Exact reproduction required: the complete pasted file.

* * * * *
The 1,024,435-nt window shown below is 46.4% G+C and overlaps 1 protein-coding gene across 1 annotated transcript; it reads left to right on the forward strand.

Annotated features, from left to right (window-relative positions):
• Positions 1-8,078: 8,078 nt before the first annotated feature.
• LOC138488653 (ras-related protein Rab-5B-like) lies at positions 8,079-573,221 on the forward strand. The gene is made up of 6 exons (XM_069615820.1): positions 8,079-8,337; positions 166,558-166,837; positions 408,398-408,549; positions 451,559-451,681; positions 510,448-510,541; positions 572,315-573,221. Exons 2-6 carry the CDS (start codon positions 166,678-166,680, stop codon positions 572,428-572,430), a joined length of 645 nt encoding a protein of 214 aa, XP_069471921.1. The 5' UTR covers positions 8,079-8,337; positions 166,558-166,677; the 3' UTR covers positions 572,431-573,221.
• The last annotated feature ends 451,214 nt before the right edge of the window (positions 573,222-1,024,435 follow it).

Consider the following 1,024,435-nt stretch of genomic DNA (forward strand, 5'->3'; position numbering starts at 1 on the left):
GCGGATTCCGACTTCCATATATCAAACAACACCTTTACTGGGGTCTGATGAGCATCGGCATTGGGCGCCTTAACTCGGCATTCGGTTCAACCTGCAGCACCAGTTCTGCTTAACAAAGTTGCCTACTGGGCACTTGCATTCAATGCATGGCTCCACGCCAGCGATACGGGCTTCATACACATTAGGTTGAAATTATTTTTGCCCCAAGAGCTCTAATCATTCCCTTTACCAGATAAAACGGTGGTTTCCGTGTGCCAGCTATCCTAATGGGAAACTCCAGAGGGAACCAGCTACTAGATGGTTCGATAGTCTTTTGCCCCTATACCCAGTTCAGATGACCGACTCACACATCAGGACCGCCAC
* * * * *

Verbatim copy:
The 1,024,435-nt window shown below is 46.4% G+C and overlaps 1 protein-coding gene across 1 annotated transcript; it reads left to right on the forward strand.

Annotated features, from left to right (window-relative positions):
• Positions 1-8,078: 8,078 nt before the first annotated feature.
• LOC138488653 (ras-related protein Rab-5B-like) lies at positions 8,079-573,221 on the forward strand. The gene is made up of 6 exons (XM_069615820.1): positions 8,079-8,337; positions 166,558-166,837; positions 408,398-408,549; positions 451,559-451,681; positions 510,448-510,541; positions 572,315-573,221. Exons 2-6 carry the CDS (start codon positions 166,678-166,680, stop codon positions 572,428-572,430), a joined length of 645 nt encoding a protein of 214 aa, XP_069471921.1. The 5' UTR covers positions 8,079-8,337; positions 166,558-166,677; the 3' UTR covers positions 572,431-573,221.
• The last annotated feature ends 451,214 nt before the right edge of the window (positions 573,222-1,024,435 follow it).

Consider the following 1,024,435-nt stretch of genomic DNA (forward strand, 5'->3'; position numbering starts at 1 on the left):
GCGGATTCCGACTTCCATATATCAAACAACACCTTTACTGGGGTCTGATGAGCATCGGCATTGGGCGCCTTAACTCGGCATTCGGTTCAACCTGCAGCACCAGTTCTGCTTAACAAAGTTGCCTACTGGGCACTTGCATTCAATGCATGGCTCCACGCCAGCGATACGGGCTTCATACACATTAGGTTGAAATTATTTTTGCCCCAAGAGCTCTAATCATTCCCTTTACCAGATAAAACGGTGGTTTCCGTGTGCCAGCTATCCTAATGGGAAACTCCAGAGGGAACCAGCTACTAGATGGTTCGATAGTCTTTTGCCCCTATACCCAGTTCAGATGACCGACTCACACATCAGGACCGCCAC